Most likely as you read these words, I will be flying overhead on my way back from Frankfurt, Germany, to my home in California… and my beautiful wife… and my beautiful cat… and my beautiful house. I have been a little homesick this time! If you live in America, go look out the window right now, and if you see a jet flying overhead, it is probably me.
I have been teaching in many different locations in Europe around the theme of Radical Brilliance. It is actually where everything finds its fulfillment, where everything falls into place, when the light that is inside of you—that is inside everyone—gets switched on, and it emanates through you as your own unique flavor of brilliance. In these seminars and trainings, we have been exploring the amazing and wonderful relationship between awakening and the emanation of this brilliance. If you read my writing here regularly, you are going to hear a lot more about this cycle over the coming weeks. Let me explain to you the four phases of the expression of brilliance, which I call the Brilliance Cycle: Awakening, Flow, Action, and Letting Go.
The first phase of the Brilliance Cycle is Awakening. You may have heard that Einstein came up with the theory of relativity while resting in the bathtub. Jack Canfield came up with the title for Chicken Soup for the Soul while resting in meditation. Original, great ideas arise not from imitation or “trying,” but from knowing how to let go so completely that you enter into a state of consciousness without boundaries. Traditionally, this has been thought of as the realm of mysticism, but actually it is extremely practical. It is something like plugging an appliance into an electrical socket, if you expect it to work it needs juice.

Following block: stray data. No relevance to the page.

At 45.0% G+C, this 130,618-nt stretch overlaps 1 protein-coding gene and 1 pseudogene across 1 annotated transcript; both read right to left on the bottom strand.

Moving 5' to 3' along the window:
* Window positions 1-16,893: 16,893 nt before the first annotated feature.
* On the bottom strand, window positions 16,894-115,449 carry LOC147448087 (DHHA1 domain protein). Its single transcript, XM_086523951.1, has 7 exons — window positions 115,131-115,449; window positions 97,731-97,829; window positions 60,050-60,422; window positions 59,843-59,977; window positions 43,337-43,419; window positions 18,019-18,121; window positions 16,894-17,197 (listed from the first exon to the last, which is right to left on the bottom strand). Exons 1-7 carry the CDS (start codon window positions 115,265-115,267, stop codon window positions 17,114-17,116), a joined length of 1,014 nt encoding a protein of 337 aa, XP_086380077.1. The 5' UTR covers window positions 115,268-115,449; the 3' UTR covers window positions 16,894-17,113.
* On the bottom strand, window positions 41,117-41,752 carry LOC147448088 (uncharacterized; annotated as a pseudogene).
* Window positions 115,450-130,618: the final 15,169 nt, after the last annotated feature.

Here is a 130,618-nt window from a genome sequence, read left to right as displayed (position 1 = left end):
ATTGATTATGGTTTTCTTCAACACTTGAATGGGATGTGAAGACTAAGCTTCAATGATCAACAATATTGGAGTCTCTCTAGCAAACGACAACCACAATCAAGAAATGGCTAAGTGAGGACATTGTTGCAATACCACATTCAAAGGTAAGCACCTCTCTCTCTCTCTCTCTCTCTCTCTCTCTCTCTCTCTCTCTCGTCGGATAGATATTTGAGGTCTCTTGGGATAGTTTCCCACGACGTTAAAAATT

The second phase of the Brilliance Cycle is Flow.
This is the most pleasurable part of the process. For many people it comes after states of deep meditation or rest. It is that time when ideas are bubbling on their own, and you can hardly keep up with them. You may have heard that William Blake would stay up all night with his pen never ceasing to move; it was a kind of automatic writing. His work never needed editing because it just flowed through him—it was perfectly alliterated, it all rhymed. Leonard Cohen speaks about creating his album Ten New Songs in the same way.
The third phase of the Brilliance Cycle is Action. If you want anybody to eventually hear your music, or read your book, or try out the amazing new gizmo you have invented, it is going to require bringing it out of the clouds and onto the earth. This requires collaboration with other people, meeting deadlines, and often facing unexpected obstacles. It is also the realm where we have to start dealing with money. Because it involves limitations, and working within time, if you stay in this phase for very long you are going to start to experience some degree of stress.
The fourth phase of the Brilliance Cycle is one of Letting Go. This is the whole idea of taking Sunday off after being productive all week. The key thing to understand (which very few people successfully anticipate) is that this phase of the cycle almost always feels horrible. I am sure you know about postpartum depression, which is when a woman feels depleted and hopeless after giving birth, rather than elated. Many creative people experience their own form of postpartum depression with a project. Just when you have met all the deadlines and completed everything, you feel empty and burned out. But if you are willing to wait patiently through the layers of discomfort, the letting go phase will naturally bring you back into your true self again—into limitless consciousness.
So the cycle continues. You can live through this Brilliance Cycle over the life of a project or on a daily basis, over months and years.
There is a lot more to understand about this cycle and I am excited to share it with you, both here on the blog in writing and videos. I will discuss how we can get stuck in each phase of the cycle, and why we have motivation to resist each phase of the cycle (and so lose the flow of moving through the cycle).
Exploring this model with creative people throughout Europe has been very exciting, and I am looking forward to sharing it soon in Vancouver, Canada, and in Truckee, California. You can register for these events on my site here.
As always, I would love to hear your thoughts about all of this in the comments below.
You can continue reading about brilliance in my recent blogs here: